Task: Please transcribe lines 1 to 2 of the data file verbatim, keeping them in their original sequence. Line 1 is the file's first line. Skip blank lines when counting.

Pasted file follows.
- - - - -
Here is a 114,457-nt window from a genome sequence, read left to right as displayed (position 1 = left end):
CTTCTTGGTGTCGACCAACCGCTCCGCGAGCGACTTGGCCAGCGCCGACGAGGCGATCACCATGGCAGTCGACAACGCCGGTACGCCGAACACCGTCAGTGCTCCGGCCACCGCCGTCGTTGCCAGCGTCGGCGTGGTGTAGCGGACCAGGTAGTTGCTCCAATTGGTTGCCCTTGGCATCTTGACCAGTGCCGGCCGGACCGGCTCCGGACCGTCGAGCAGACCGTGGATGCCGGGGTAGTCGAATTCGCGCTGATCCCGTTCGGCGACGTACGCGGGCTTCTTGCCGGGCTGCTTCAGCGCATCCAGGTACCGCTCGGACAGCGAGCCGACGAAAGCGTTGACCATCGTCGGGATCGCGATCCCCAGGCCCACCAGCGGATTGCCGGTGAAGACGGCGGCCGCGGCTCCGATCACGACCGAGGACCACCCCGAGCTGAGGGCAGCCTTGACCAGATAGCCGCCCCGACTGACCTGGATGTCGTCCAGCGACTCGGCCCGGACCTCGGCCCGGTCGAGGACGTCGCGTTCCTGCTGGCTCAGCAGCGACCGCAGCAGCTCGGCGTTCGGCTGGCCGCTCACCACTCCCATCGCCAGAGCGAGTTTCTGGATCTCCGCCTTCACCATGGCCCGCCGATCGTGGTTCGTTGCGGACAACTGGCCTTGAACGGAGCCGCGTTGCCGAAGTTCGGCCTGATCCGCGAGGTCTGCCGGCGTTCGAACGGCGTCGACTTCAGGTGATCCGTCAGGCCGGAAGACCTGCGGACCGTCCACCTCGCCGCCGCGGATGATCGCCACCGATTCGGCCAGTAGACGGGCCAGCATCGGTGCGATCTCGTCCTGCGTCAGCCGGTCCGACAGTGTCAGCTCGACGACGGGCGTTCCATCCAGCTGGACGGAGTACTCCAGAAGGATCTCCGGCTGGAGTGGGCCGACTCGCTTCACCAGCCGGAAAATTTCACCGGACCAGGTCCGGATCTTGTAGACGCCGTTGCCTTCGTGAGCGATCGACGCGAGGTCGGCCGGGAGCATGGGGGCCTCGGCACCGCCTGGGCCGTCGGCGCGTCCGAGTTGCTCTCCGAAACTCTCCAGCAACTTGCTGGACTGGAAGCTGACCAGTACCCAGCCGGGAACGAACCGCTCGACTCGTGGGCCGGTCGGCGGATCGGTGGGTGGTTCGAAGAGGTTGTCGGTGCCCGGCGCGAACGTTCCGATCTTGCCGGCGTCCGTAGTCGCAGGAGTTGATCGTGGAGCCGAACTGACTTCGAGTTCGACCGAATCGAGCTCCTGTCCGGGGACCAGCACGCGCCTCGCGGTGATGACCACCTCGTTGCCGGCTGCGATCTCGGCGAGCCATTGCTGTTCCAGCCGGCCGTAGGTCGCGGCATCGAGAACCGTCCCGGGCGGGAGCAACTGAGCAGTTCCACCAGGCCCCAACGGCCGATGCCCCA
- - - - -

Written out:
Here is a 114,457-nt window from a genome sequence, read left to right as displayed (position 1 = left end):
CTTCTTGGTGTCGACCAACCGCTCCGCGAGCGACTTGGCCAGCGCCGACGAGGCGATCACCATGGCAGTCGACAACGCCGGTACGCCGAACACCGTCAGTGCTCCGGCCACCGCCGTCGTTGCCAGCGTCGGCGTGGTGTAGCGGACCAGGTAGTTGCTCCAATTGGTTGCCCTTGGCATCTTGACCAGTGCCGGCCGGACCGGCTCCGGACCGTCGAGCAGACCGTGGATGCCGGGGTAGTCGAATTCGCGCTGATCCCGTTCGGCGACGTACGCGGGCTTCTTGCCGGGCTGCTTCAGCGCATCCAGGTACCGCTCGGACAGCGAGCCGACGAAAGCGTTGACCATCGTCGGGATCGCGATCCCCAGGCCCACCAGCGGATTGCCGGTGAAGACGGCGGCCGCGGCTCCGATCACGACCGAGGACCACCCCGAGCTGAGGGCAGCCTTGACCAGATAGCCGCCCCGACTGACCTGGATGTCGTCCAGCGACTCGGCCCGGACCTCGGCCCGGTCGAGGACGTCGCGTTCCTGCTGGCTCAGCAGCGACCGCAGCAGCTCGGCGTTCGGCTGGCCGCTCACCACTCCCATCGCCAGAGCGAGTTTCTGGATCTCCGCCTTCACCATGGCCCGCCGATCGTGGTTCGTTGCGGACAACTGGCCTTGAACGGAGCCGCGTTGCCGAAGTTCGGCCTGATCCGCGAGGTCTGCCGGCGTTCGAACGGCGTCGACTTCAGGTGATCCGTCAGGCCGGAAGACCTGCGGACCGTCCACCTCGCCGCCGCGGATGATCGCCACCGATTCGGCCAGTAGACGGGCCAGCATCGGTGCGATCTCGTCCTGCGTCAGCCGGTCCGACAGTGTCAGCTCGACGACGGGCGTTCCATCCAGCTGGACGGAGTACTCCAGAAGGATCTCCGGCTGGAGTGGGCCGACTCGCTTCACCAGCCGGAAAATTTCACCGGACCAGGTCCGGATCTTGTAGACGCCGTTGCCTTCGTGAGCGATCGACGCGAGGTCGGCCGGGAGCATGGGGGCCTCGGCACCGCCTGGGCCGTCGGCGCGTCCGAGTTGCTCTCCGAAACTCTCCAGCAACTTGCTGGACTGGAAGCTGACCAGTACCCAGCCGGGAACGAACCGCTCGACTCGTGGGCCGGTCGGCGGATCGGTGGGTGGTTCGAAGAGGTTGTCGGTGCCCGGCGCGAACGTTCCGATCTTGCCGGCGTCCGTAGTCGCAGGAGTTGATCGTGGAGCCGAACTGACTTCGAGTTCGACCGAATCGAGCTCCTGTCCGGGGACCAGCACGCGCCTCGCGGTGATGACCACCTCGTTGCCGGCTGCGATCTCGGCGAGCCATTGCTGTTCCAGCCGGCCGTAGGTCGCGGCATCGAGAACCGTCCCGGGCGGGAGCAACTGAGCAGTTCCACCAGGCCCCAACGGCCGATGCCCCA